Bowling is good for the stone and reins; shooting for the lungs and breast; gentle walking for the stomach; riding for the head; and the like.
So if a man’s wit be wandering, let him study the mathematics; for in demonstrations, if his wit be called away never so little, he must begin again.
Read not to contradict and confute; nor to believe and take for granted; nor to find talk and discourse; but to weigh and consider.
Some books are to be tasted, others to be swallowed, and some few to be chewed and digested; that is, some books are to be read only in parts; others to be read, but not curiously; and some few to be read wholly, and with diligence and attention.
Some books also may be read by deputy, and extracts made of them by others; but that would be only in the less important arguments, and the meaner sort of books, else distilled books are like common distilled waters, flashy things.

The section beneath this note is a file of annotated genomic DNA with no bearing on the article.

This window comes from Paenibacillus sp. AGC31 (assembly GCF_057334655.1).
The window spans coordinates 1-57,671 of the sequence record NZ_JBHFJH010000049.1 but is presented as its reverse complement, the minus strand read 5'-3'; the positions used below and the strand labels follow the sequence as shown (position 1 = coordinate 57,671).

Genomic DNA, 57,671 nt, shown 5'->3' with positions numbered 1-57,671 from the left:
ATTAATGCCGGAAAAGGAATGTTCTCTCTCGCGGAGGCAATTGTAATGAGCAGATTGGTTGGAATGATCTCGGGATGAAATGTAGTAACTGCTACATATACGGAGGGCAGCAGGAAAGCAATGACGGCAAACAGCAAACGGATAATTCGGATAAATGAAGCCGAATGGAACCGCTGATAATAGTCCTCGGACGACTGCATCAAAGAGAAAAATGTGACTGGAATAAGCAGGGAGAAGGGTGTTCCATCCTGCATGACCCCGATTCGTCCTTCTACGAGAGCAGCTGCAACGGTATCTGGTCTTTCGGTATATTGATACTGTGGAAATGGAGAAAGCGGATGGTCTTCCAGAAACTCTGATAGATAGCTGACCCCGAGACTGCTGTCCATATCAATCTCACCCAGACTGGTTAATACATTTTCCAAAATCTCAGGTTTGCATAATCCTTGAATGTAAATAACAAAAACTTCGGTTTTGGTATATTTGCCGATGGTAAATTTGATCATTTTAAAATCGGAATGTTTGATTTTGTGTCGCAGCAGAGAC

Reading maketh a full man; conference a ready man; and writing an exact man.
So every defect of the mind, may have a special receipt.
To the best of our knowledge, the text of this work is in the “Public Domain” in Australia.
And therefore, if a man write little, he had need have a great memory; if he confer little, he had need have a present wit: and if he read little, he had need have much cunning, to seem to know, that he doth not.
Histories make men wise; poets witty; the mathematics subtile; natural philosophy deep; moral grave; logic and rhetoric able to contend. Nay, there is no stond or impediment in the wit, but may be wrought out by fit studies; like as diseases of the body, may have appropriate exercises.